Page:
Three hour drive from the busy city of Houston out to the country side. Beeville, TX is a small rundown town with open fields, cows and the occasional cactus. It also is the home of the transfer unit for Texas Department of Corrections. Where my brother-in-law, Joey, is currently being held on a five year bid. Joey is a big teddy bear with a passion and love for God. He’s a man who would do anything to help anyone. But tragically, he also suffers from drug addiction. This visit was the first time that I had seen him in over a year, maybe even closer to two years. The visit was only for two hours although it honestly felt like 20 minutes. My heart shattered as I heard him say all of the terrible things that he’s going through in there. My stomach turned and my blood pressure began to rise, I wanted to bust through those doors like a protester and demand that they make changes. I held my composer though and told him to stop doing any idiotic things that would get him in trouble. I have to give him the big sister speech because at the end of the day, we all have a choice and who we associate with becomes who we are, at least in the eyes of others. Joey’s not like the rest of them, but they’re unable to comprehend that. They don’t bother to take the time to get to know him, so they don’t know that he is great father and uncle. They don’t know that he is the type of person who would give a homeless man his shoes right off of his feet. They don’t know that he suffers from a mental illness that causes him to self medicate and when does self-medicate, he misuses the drugs and doesn’t make the right choices. Everyone who knows Joey, knows that’s the reason why he’s in there. In no way is it because he’s a monster or like a person who lacks a conscious. Joey has a heart the size of Texas and will always be an important member of our family. After the visit, I begin to wonder, why aren’t there any therapists in prison? Why are we not trying to heal the broken? Helping the ones who have drug addiction in prison? Instead, we lock them away like a social outcast as the government keeps robbing us of our tax dollars, taking away from necessities such as public school funding. How about trying to break the cycle for our inmates? Yes, some prisoners are narcissistic or sociopaths that rightfully deserve to be kept from the general public. But most are like Joey, broken, lost and in need of help and healing on a mental level. I’m sick of the repetitive, corrupt issues within the system. It’s time for changes.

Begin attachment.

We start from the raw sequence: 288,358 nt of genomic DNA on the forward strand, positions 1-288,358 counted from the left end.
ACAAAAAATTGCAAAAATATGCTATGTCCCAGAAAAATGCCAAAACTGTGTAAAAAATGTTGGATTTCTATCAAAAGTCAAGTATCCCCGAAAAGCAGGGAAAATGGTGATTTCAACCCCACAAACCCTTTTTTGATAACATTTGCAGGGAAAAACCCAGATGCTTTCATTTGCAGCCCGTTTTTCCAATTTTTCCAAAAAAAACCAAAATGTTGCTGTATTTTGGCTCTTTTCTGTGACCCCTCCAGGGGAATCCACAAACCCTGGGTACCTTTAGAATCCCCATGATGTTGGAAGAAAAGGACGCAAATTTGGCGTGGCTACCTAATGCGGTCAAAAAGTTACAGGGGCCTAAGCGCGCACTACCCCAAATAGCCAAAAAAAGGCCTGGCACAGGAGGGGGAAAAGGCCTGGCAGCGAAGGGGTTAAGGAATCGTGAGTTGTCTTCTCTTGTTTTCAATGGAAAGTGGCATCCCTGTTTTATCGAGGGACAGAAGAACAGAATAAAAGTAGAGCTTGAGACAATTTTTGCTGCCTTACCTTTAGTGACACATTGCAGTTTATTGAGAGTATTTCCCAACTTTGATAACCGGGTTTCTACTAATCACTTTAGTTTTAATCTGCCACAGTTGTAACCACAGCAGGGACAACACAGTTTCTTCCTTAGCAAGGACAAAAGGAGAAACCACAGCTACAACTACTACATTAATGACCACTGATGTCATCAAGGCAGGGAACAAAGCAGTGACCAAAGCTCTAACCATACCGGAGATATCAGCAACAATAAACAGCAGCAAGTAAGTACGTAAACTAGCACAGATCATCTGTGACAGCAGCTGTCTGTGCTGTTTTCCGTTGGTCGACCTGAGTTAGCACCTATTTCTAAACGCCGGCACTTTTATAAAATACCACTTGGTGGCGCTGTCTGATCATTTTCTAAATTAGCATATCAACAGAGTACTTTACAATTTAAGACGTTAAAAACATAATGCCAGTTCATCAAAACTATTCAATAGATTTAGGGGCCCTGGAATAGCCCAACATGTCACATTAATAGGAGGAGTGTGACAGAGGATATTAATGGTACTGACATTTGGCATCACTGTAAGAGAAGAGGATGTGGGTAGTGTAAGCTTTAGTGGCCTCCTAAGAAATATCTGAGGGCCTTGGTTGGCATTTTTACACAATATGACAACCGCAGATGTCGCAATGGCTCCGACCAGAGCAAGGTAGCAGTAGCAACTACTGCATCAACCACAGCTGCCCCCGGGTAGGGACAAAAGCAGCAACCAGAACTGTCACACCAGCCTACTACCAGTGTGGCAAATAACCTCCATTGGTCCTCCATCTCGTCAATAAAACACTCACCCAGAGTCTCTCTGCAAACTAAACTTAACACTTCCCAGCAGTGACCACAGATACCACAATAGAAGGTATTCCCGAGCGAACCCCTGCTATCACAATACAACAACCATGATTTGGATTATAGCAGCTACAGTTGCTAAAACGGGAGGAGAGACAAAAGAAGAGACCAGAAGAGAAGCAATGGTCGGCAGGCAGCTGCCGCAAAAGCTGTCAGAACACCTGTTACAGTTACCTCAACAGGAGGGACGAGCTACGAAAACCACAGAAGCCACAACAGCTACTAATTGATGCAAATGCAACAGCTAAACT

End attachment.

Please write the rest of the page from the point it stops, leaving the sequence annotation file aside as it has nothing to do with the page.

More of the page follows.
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3 thoughts on “A system designed for failure

  1. Our mental health system is a failure and it has been for over a generation. It’s cruel, it’s inhumane, it wastes money and it kills people. But the minority who profit from this misery tell us through their lapdogs in the media that there is nothing we can do to change it; as if the system we have now isn’t a degradation of the system we had before.

    I’m sorry that your brother in law has to live through this, I’m sorry that he can’t get the help that he needs, but most of all I’m sorry for the ignorance of my countrymen who prefer circuses to a reasoned discussion about the issues that degrade our nation and our lives.


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